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Greyhound Health and Wellness Program blurs language barriers
Columbus, OH -- Each year Dr. Guillermo Couto and a team of veterinary students from The Ohio State University College of Veterinary Medicine travel to the Scooby Animal Shelter, in Medina del Campo, Spain. And while they give aid to injured animals and Greyhounds - "Galgos" in Spain - they also forge relationships with Spanish veterinarians and students who speak limited English.
To further bridge the language gap, staff from the Greyhound Health and Wellness Program and the University of Zaragoza (Spain) translated the program's web site into Spanish. "International outreach is something we're definitely interested in and we had the resources available," said Dr. Couto, section head - oncology, professor in the Department of Veterinary Clinical Sciences, and Argentina native. "As part of our outreach program, we have a Spanish-centered service and we don't have to limit it to just English-speaking veterinarians and clients."
Dr. Couto said the new web site allows potential clients within the growing Spanish-speaking population of Columbus to learn more about the program in their own language.
Dr. Couto plans to continue the trend of having all new content on the web site translated into Spanish as well as offering new Online Continuing Education services in the future in both Spanish and English. This is not the first time, however, that the program has used languages other than English to reach more clients and veterinarians. A survey being conducted next week by Dr. Couto and researchers at the College of Veterinary Medicine on Galgos will be administered in English, Spanish, Dutch, French, Italian and German because large greyhound populations exist in each of the respective countries with those national languages.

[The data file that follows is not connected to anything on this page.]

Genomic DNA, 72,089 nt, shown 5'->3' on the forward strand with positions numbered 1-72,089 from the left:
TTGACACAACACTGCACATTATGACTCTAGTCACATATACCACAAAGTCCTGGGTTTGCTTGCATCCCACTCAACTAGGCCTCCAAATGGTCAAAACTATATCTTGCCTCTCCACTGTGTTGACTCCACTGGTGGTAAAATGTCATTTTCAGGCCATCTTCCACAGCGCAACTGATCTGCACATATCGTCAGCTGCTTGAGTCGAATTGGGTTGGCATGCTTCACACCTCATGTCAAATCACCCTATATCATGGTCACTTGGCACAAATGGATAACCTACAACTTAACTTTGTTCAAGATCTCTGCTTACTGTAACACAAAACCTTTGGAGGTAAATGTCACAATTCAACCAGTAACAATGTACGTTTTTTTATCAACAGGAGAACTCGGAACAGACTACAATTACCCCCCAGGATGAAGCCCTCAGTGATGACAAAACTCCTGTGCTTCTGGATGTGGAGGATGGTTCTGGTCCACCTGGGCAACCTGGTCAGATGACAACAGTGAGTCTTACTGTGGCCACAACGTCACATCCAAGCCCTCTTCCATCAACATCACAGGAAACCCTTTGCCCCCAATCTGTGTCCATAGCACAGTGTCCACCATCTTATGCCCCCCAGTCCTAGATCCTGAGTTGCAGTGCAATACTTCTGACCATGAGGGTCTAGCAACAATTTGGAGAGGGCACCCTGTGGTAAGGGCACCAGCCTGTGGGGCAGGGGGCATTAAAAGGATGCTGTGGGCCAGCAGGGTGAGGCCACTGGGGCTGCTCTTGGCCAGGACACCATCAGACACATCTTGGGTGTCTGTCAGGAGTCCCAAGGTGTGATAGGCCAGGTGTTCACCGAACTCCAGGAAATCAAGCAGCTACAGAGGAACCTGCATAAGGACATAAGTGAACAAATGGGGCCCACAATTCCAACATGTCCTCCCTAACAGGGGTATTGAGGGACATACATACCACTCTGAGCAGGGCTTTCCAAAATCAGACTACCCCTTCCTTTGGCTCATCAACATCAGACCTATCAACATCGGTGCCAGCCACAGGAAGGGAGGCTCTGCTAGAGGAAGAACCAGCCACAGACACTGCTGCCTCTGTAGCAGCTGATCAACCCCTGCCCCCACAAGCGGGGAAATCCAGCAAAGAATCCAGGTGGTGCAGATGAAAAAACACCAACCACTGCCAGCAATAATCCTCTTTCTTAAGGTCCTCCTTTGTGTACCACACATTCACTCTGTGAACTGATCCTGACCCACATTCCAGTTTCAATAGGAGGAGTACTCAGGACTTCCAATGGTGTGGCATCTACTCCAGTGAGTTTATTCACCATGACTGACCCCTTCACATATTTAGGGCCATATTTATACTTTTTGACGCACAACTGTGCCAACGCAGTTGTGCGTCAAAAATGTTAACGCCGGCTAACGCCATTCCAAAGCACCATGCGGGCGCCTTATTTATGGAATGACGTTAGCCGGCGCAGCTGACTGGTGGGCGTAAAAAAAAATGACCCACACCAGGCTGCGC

"I'd like to personally thank Pablo Gómez Ochoa, Pachi Clemente Vicario, Ana Pérez Castro, Saúl Prieto Rodríguez, Ivan Sosa Samper, and Liliana Marin for their outstanding work on translating the web site, as well as Ken Matthias for making the site available," said Dr. Couto.
More information is available on the Greyhound Health and Wellness Program web site.# # #
Written by Eric House, house [dot] 93 [at] osu [dot] edu
Posted Wednesday, April 1, 2009
About the College of Veterinary Medicine at Ohio State
Founded in 1885, The Ohio State University College of Veterinary Medicine is ranked fifth in the nation and includes more than 1,000 faculty, staff and students in the Departments of Veterinary Biosciences, Veterinary Clinical Sciences, and Veterinary Preventive Medicine. The Veterinary Medical Center is one of the largest specialty referral centers in the world, with more than 35,000 farm, equine, and companion animal patients each year. A nationally-recognized ambulatory practice and teaching unit in Marysville, Ohio provides farm animal experience to every veterinary student, and the Food Animal Health Research Program in Wooster, OH focuses on detection, control, and prevention of disease. Located on the only campus in the country with a comprehensive medical center offering seven health sciences colleges, we admit up to 162 veterinary students per class, and offer a new comprehensive graduate program in Veterinary and Comparative Medicine as well as a unique Master’s degree in Veterinary Public Health, in partnership with the College of Public Health. http://vet.osu.edu.